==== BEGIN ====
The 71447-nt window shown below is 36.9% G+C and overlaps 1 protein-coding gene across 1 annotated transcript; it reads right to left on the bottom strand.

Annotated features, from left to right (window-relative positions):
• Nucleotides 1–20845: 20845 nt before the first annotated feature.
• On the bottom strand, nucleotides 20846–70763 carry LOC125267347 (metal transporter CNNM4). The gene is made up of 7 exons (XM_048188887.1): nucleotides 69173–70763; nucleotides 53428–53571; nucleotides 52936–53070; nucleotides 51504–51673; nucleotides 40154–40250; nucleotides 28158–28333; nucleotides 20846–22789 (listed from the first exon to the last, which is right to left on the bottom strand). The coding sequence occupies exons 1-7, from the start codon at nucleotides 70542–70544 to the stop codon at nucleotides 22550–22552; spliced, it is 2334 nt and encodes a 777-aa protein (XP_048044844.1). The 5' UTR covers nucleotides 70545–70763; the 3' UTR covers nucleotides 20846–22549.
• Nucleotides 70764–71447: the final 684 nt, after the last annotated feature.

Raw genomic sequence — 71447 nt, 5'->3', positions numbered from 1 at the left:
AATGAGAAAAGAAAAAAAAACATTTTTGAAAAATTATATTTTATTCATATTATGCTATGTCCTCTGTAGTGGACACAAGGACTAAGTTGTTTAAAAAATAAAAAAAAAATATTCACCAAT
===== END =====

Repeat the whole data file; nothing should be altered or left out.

The 71447-nt window shown below is 36.9% G+C and overlaps 1 protein-coding gene across 1 annotated transcript; it reads right to left on the bottom strand.

Annotated features, from left to right (window-relative positions):
• Nucleotides 1–20845: 20845 nt before the first annotated feature.
• On the bottom strand, nucleotides 20846–70763 carry LOC125267347 (metal transporter CNNM4). The gene is made up of 7 exons (XM_048188887.1): nucleotides 69173–70763; nucleotides 53428–53571; nucleotides 52936–53070; nucleotides 51504–51673; nucleotides 40154–40250; nucleotides 28158–28333; nucleotides 20846–22789 (listed from the first exon to the last, which is right to left on the bottom strand). The coding sequence occupies exons 1-7, from the start codon at nucleotides 70542–70544 to the stop codon at nucleotides 22550–22552; spliced, it is 2334 nt and encodes a 777-aa protein (XP_048044844.1). The 5' UTR covers nucleotides 70545–70763; the 3' UTR covers nucleotides 20846–22549.
• Nucleotides 70764–71447: the final 684 nt, after the last annotated feature.

Raw genomic sequence — 71447 nt, 5'->3', positions numbered from 1 at the left:
AATGAGAAAAGAAAAAAAAACATTTTTGAAAAATTATATTTTATTCATATTATGCTATGTCCTCTGTAGTGGACACAAGGACTAAGTTGTTTAAAAAATAAAAAAAAAATATTCACCAAT